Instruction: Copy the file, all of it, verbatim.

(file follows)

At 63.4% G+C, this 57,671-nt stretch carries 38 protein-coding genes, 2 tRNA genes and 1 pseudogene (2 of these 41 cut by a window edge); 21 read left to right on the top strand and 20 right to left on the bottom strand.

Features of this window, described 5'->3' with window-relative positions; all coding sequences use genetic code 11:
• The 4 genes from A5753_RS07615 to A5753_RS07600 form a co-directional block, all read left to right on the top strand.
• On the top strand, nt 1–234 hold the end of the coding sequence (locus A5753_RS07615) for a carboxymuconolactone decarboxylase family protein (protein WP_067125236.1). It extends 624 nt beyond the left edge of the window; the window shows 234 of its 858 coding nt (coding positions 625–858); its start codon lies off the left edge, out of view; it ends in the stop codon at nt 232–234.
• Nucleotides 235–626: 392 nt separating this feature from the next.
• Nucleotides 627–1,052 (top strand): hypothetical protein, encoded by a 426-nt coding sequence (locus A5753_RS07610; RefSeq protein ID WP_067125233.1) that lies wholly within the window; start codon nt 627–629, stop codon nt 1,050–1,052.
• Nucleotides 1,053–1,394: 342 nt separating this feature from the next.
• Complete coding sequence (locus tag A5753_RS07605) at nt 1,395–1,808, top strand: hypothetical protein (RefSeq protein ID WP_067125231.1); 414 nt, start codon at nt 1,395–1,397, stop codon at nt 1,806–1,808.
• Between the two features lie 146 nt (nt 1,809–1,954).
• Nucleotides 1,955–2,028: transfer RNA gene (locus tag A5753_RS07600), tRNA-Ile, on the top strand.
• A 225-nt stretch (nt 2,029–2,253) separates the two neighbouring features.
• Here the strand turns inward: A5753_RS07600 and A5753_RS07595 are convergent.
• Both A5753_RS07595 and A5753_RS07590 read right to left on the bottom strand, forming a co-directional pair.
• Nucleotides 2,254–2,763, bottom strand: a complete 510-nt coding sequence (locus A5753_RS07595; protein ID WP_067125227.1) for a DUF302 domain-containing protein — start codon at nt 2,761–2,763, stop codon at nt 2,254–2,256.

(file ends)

At 63.4% G+C, this 57,671-nt stretch carries 38 protein-coding genes, 2 tRNA genes and 1 pseudogene (2 of these 41 cut by a window edge); 21 read left to right on the top strand and 20 right to left on the bottom strand.

Features of this window, described 5'->3' with window-relative positions; all coding sequences use genetic code 11:
• The 4 genes from A5753_RS07615 to A5753_RS07600 form a co-directional block, all read left to right on the top strand.
• On the top strand, nt 1–234 hold the end of the coding sequence (locus A5753_RS07615) for a carboxymuconolactone decarboxylase family protein (protein WP_067125236.1). It extends 624 nt beyond the left edge of the window; the window shows 234 of its 858 coding nt (coding positions 625–858); its start codon lies off the left edge, out of view; it ends in the stop codon at nt 232–234.
• Nucleotides 235–626: 392 nt separating this feature from the next.
• Nucleotides 627–1,052 (top strand): hypothetical protein, encoded by a 426-nt coding sequence (locus A5753_RS07610; RefSeq protein ID WP_067125233.1) that lies wholly within the window; start codon nt 627–629, stop codon nt 1,050–1,052.
• Nucleotides 1,053–1,394: 342 nt separating this feature from the next.
• Complete coding sequence (locus tag A5753_RS07605) at nt 1,395–1,808, top strand: hypothetical protein (RefSeq protein ID WP_067125231.1); 414 nt, start codon at nt 1,395–1,397, stop codon at nt 1,806–1,808.
• Between the two features lie 146 nt (nt 1,809–1,954).
• Nucleotides 1,955–2,028: transfer RNA gene (locus tag A5753_RS07600), tRNA-Ile, on the top strand.
• A 225-nt stretch (nt 2,029–2,253) separates the two neighbouring features.
• Here the strand turns inward: A5753_RS07600 and A5753_RS07595 are convergent.
• Both A5753_RS07595 and A5753_RS07590 read right to left on the bottom strand, forming a co-directional pair.
• Nucleotides 2,254–2,763, bottom strand: a complete 510-nt coding sequence (locus A5753_RS07595; protein ID WP_067125227.1) for a DUF302 domain-containing protein — start codon at nt 2,761–2,763, stop codon at nt 2,254–2,256.